Benedetto Croce's Poetry and Literature: An Introduction to Its Criticism and History

By Benedetto Croce; Giovanni Gullace | Go to book overview

Translator's Introduction

1. One or Four Crocean Esthetics?

Readers who did not follow closely Croce's intellectual career would perhaps find it difficult to appreciate fully the importance of La poesia, unless they are brought up to date concerning the author's thought as it evolved up to the time of the publication of the work. This introduction, addressed mainly to such readers, is meant to provide a broad outline of the major steps through which Croce's esthetic theory unfolded, of the problems it raised, and of the contribution La poesia represents in the total picture of the theory.

No serious system of ideas or theoretical doctrine in any field of intellectual endeavor has ever come into being fully developed in all its parts and in all its possibilities. Every conception, however illuminating and well founded, must always struggle its way through to maturity. Croce's theory of art is no exception. Students of his philosophy speak of a first, a second, a third, and even a fourth Crocean esthetics (or phases of it). "The first esthetics," wrote Luigi Russo, "is that of 1900, the Tesi fondamentali;1the second is that of the Breviary of Aesthetics of 1912,2 to which the Nuovi saggi d'estetica of 1920 must be attached;3 the third is the Aesthetica in nuce written in 1928,4 to which various pieces of research collected in Ultimi saggi ( 1935) are related;5 the fourth is the one having as its central volume La poesia, to which essays of these last years and the years to come are probably associated."6Croce himself, in a note added to the end of his essay "Pure Intuition and the Lyrical Character of Art," stated: "This is the first integration of my Aesthetic of 1900; a second integration is found in my essay of 1918, 'The Character of Totality of Artistic Expression' (now in Nuovi saggi d'estetica), a third in the book La poesia ( 1936), in which the distinction between art and literature is more precisely indicated. I use the term "integration" because in none of these further developments have I ever felt the need to abandon or change the principles which I had already set forth; I needed only to go deeper and expand them."7 And years later,

____________________
1
Fundamental Propositions of an Esthetics as Science of Expression and General Linguistic. This work, as Croce states in the preface to his Aesthetic, "was read at the Accademia Pontaniana of Naples during the sessions of February 18 and May 6, 1900, and printed in vol. 30 of its Proceedings." The author, then, reworked the text, amplifying it and rear- ranging the sequence to make the exposition plainer and easier. In this second version it constitutes the theoretical part of his Aesthetic (pt. 1), published in 1902. As for the historical part of the volume (pt. 2), only five chapters appeared in the Neapolitan review Flegrea ( April 1901), under the title "Giambattista Vico: First Discoverer of Esthetic Science," and were then reworked and "brought into harmony with the rest" in the final arrangement of the 1902 work, Aesthetic as Science of Expression and General Linguistic.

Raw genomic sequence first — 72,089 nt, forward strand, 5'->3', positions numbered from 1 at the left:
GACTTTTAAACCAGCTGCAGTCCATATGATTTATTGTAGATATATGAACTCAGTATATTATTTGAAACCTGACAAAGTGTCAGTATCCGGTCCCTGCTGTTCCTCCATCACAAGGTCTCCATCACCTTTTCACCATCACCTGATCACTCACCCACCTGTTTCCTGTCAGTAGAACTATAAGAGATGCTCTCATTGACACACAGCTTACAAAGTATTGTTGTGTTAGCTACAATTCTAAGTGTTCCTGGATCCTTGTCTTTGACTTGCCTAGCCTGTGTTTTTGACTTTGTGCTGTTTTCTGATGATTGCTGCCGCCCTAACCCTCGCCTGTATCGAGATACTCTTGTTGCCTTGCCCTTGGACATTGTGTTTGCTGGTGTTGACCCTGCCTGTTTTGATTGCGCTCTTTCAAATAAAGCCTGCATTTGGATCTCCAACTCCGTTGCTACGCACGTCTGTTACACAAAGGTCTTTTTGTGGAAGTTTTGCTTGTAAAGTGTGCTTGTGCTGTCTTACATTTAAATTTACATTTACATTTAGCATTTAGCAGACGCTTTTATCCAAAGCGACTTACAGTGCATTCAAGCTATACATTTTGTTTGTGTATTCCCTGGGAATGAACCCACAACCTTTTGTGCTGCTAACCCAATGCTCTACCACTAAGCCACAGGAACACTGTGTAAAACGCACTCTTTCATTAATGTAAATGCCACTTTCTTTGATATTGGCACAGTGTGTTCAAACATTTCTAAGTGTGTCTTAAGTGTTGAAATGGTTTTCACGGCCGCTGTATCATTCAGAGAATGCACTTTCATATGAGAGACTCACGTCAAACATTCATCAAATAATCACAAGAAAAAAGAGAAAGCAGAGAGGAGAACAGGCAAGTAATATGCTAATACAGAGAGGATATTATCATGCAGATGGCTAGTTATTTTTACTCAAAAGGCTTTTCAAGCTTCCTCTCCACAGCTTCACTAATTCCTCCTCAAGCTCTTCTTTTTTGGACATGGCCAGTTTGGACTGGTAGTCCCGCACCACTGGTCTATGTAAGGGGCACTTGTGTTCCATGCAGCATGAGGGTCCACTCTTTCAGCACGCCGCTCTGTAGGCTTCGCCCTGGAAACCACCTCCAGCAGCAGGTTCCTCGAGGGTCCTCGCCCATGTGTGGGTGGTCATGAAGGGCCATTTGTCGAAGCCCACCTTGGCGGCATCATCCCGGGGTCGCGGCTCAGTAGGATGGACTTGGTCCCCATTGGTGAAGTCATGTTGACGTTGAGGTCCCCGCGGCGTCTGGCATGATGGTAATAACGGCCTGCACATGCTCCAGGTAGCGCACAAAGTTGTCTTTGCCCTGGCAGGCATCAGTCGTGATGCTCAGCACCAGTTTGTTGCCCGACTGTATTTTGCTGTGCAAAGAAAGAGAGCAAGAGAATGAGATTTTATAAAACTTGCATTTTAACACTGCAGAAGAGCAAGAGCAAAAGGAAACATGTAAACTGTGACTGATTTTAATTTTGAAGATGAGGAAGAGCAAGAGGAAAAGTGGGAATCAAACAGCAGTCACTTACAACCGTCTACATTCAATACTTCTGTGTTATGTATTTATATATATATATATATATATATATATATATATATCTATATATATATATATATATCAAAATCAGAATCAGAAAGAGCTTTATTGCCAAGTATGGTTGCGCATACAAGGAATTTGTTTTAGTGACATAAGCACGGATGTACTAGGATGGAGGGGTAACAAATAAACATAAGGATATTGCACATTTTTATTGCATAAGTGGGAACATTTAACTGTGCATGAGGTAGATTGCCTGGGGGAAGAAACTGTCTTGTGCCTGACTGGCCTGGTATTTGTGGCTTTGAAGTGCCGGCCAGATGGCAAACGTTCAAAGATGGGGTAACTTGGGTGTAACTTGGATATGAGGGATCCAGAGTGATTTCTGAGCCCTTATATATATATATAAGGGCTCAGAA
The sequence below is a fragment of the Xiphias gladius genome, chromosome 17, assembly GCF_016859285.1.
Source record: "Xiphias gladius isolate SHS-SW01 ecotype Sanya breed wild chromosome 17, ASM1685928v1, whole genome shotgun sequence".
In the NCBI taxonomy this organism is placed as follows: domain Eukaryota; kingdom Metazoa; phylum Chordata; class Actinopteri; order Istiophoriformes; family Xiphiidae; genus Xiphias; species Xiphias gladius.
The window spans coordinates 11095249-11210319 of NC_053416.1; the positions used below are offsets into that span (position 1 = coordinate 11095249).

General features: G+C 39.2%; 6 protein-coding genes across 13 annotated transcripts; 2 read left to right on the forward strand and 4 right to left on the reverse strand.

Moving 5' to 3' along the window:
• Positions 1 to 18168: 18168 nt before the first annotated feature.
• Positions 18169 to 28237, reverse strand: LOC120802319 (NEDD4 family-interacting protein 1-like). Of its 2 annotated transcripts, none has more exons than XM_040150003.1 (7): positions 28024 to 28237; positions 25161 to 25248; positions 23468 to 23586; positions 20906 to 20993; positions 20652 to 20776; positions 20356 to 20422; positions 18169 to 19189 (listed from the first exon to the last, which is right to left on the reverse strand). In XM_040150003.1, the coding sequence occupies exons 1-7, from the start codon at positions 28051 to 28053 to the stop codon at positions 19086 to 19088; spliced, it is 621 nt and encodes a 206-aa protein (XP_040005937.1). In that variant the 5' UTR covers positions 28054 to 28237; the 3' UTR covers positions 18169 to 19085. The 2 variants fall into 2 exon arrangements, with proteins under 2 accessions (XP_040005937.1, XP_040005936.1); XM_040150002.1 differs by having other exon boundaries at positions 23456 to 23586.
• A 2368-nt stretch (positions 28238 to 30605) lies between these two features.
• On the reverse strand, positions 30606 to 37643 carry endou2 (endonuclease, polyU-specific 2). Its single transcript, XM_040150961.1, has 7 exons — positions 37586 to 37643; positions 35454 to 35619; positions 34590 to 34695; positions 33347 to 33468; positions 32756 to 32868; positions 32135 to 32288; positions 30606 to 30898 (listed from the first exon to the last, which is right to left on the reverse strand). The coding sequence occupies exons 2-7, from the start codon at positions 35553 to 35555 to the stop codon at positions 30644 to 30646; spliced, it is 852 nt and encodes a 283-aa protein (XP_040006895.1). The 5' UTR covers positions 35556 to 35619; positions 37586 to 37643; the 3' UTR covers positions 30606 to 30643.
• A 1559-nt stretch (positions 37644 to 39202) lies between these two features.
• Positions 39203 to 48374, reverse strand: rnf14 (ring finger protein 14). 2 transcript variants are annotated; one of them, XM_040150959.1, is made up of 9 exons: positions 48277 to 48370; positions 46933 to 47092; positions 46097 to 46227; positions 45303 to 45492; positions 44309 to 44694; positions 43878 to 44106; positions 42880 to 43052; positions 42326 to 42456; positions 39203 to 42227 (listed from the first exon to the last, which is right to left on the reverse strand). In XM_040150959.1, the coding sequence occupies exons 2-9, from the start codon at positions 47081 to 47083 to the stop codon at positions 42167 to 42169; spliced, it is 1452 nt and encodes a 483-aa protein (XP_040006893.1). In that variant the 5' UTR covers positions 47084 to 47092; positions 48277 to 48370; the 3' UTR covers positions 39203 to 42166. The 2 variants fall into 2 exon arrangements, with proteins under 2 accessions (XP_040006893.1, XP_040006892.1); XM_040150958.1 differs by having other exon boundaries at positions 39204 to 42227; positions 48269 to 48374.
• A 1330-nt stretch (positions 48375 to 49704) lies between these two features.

2
Breviario d'estetica, written for the Rice Institute. The English translation by D. Ainslie was published in The Book of the Opening of the Rice Institute ( Houston, Texas, 1912), vol. 2, pp. 450-517; republished as The Essence of Aesthetic ( London: Heinemann, 1921).
3
New Essays of Esthetics, which contains major developments of Croce's theory.
4
This constitutes, in the translation of R. G. Collingwood, the entry "Aesthetics" in the fourteenth edition of the Encyclopaedia Britannica ( 1929). The original was collected in Ultimi saggi ( 1935).
5
Last Essays, containing an entire section (pp. 3-209) devoted to esthetic problems from the theoretical and historical point of view. It includes the "Difesa della poesia," a lecture given at Oxford on October 17, 1933.
6
La critica letteraria contemporanea, nuova edizione ( Florence: Sansoni, 1967), p. 212.
7
"Pure Intuition and the Lyrical Character of Art," a lecture given at Heidelberg in 1908; see Problemi d'estetica e contributi alla storia dell'estetica italiana ( 3d ed., 1939, pp. 3-30), originally published in 1910 as a 500-page volume containing a large number of writings complementing his Aesthetic, with particular reference to the problem of literary criticism; some additions were made in subsequent editions, but several questions dealt with in the volume received, as the author indi

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